- Think about charging $5 per bottle with half of the proceeds going to your favorite charity, like The American Heart Association, The American Cancer Society, Feed the Children, etc. That takes your enterprise into another realm of giving back to those less fortunate. Now you are not just selling bottled water, you are giving hope to the hopeless. Just make sure you follow through on giving the money to the charity.
I do believe we need rules or we would live in a world of constant chaos and danger, but some rules need to be bent, and some need to be broken. It is just my humble opinion, but next time I get stopped by a policeman for a traffic infraction, I hope he or she has mercy on me. Let’s cut each other some slack, particularly if they are kids trying to earn some money.
“The hardest person to please may be the man in the mirror.” Dan Skognes
Perhaps you know someone who is a perfectionist. They can be excruciatingly difficult to deal with if you are not one of them. They tend to focus on what was not done vs what was accomplished. You often see them in careers as Doctors, Lawyers, Accountants, Chemists, and Scientists.
I personally would prefer to have someone like that working on my behalf if they are dealing with my health or welfare. After all, who wants the guy that says, “Let’s give it a try and see if it works?” Nobody wants to be a Guinea Pig or a sacrificial lamb when their health or finances are at stake.
Here is the challenge for those of us who are not perfectionists: How do you deal with someone like that?
- Keep them in the loop and listen to what they have to say. They just may keep you from making a fatal mistake.
- Put what they say in perspective. Weigh risk vs reward and make an educated decision that mitigates your losses.
- Value them and acknowledge that you need their input. If they feel ignored or under-appreciated they may withhold the very counsel that you need.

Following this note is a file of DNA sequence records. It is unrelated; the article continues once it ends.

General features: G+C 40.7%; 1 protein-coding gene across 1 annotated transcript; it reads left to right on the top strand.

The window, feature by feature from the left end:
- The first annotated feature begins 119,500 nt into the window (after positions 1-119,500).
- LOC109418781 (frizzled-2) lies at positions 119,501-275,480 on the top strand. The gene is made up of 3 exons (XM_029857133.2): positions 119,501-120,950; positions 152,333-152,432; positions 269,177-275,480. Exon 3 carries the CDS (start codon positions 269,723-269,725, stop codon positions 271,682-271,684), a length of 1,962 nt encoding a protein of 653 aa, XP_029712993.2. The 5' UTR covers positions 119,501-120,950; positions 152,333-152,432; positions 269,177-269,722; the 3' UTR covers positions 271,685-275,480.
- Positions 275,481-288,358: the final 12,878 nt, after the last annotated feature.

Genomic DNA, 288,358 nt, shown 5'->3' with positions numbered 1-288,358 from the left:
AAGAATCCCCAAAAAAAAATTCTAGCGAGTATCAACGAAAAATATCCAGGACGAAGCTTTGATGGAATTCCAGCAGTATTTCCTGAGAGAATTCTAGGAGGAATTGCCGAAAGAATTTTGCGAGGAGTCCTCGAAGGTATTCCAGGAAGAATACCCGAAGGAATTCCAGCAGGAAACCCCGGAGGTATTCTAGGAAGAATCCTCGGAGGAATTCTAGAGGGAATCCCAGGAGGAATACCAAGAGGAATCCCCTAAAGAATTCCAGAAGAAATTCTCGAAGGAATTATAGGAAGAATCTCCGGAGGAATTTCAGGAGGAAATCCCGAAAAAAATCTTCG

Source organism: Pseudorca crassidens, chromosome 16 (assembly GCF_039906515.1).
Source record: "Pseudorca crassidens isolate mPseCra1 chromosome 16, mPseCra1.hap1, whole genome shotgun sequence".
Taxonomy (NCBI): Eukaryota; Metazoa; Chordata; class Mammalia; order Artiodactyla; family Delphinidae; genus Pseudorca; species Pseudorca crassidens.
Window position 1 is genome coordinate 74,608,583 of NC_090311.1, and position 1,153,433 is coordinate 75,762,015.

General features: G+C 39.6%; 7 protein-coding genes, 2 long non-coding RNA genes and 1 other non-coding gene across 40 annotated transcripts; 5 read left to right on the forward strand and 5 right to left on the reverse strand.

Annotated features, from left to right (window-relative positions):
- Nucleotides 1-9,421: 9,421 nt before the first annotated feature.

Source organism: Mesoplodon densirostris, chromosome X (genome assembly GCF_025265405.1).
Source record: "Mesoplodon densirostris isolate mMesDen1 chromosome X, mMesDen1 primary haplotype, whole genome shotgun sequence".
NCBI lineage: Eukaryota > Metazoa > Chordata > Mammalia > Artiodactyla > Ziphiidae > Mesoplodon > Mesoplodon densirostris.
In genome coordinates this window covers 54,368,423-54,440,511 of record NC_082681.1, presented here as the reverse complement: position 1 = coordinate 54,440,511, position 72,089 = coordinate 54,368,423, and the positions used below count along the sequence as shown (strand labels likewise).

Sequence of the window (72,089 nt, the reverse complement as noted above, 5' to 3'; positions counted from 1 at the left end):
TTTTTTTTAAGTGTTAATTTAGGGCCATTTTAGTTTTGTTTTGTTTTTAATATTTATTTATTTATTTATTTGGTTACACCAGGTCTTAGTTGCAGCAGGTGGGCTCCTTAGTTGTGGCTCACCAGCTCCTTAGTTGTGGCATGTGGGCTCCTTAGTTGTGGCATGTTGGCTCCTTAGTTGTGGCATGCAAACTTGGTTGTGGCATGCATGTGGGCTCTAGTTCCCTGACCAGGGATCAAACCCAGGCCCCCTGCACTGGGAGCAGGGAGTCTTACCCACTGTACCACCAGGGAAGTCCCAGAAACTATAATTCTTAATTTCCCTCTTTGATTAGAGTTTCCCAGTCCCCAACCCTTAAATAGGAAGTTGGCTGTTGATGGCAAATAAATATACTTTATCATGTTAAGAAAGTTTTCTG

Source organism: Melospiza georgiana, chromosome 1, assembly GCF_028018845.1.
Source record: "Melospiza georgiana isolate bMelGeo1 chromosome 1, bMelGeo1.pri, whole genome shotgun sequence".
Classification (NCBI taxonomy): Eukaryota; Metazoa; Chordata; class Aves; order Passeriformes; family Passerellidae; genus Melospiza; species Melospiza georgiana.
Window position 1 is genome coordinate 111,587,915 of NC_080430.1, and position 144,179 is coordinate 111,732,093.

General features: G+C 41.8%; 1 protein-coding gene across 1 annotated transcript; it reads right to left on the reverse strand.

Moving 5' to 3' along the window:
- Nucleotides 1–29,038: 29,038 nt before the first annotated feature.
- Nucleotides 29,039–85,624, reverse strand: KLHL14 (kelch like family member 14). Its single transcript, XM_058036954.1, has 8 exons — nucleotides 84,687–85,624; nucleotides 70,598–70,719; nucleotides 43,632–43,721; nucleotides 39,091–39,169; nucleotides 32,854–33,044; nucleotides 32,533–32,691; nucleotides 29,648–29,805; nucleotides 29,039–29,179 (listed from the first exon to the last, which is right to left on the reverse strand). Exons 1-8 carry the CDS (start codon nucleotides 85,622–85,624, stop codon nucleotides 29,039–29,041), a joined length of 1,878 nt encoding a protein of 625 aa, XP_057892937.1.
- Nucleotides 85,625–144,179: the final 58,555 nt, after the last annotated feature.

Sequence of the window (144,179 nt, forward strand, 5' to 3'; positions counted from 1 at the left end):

If you yourself are a perfectionist, here is my advice for you:
- Cut the rest of us some slack and value our input as well.
- Realize that nobody is perfect. It is great to have high standards, but don’t put on others or yourself a standard that cannot be maintained.
- Sometimes good is good enough.
- Don’t let perfection kill creativity.
I do believe that we should have high standards in regard to all aspects of life, but I also know that life is an imperfect puzzle. Our task is to put the pieces together to make sense of the picture. Make sure you have enough pieces to know what it is going to look like and understand that every choice has consequences. The bottom line is: Can you live with the picture you got, and what is the impact on yourself and others? It is never just about you.
“Perfection is the enemy of progress.” Winston Churchill
“Find where you fit, then commit, don’t quit.” Dan Skognes
One of the biggest gripes I hear about job seekers today is they won’t commit…they quit. I don’t know if it’s fair to make such a broad statement, but it apparently is enough of an issue that many employers have the perception: “It’s so hard to find good people these days.” It’s a common problem that transcends age, gender, race, and geography.
Here are a few things I’ve noticed about people actively seeking employment:
- Many have a sense of entitlement. They want the title, benefits, and big salary without proving that they can even do the job. Their expectations are unrealistic.
- They think that because they got a degree they will automatically be hired. What they come to realize very quickly is that the real world is very competitive and not fair.
- Many blue-collar and service jobs are standing vacant because people go the route of getting their degree…mistakenly thinking that a degree is their golden ticket. I do believe in formal education, but many people are better suited for a blue-collar job. They have overlooked the possibility of getting certified as an electrician, plumber, brick layer, etc., as being an education for something where they could make a lot of money and really enjoy doing their work.
- Some have the attitude that they will quit if they hit any resistance. That is a time-bomb waiting to explode because there are no perfect jobs or bosses. There will always be issues with any job, so expect resistance and learn from it. Success and failure are both great teachers, but failure may be the greatest of the two.
- They seem to balk at things asked of them that are not in their job description. That attitude does not bode well in a team environment. Learn to go beyond what is expected.
- A lone-wolf mentality doesn’t gel with teamwork. They need to work on their people skills and quit looking at everyone as their enemy.
If we find what we are truly passionate about we are likely to find our purpose, and that is what we all seek: our purpose in this life.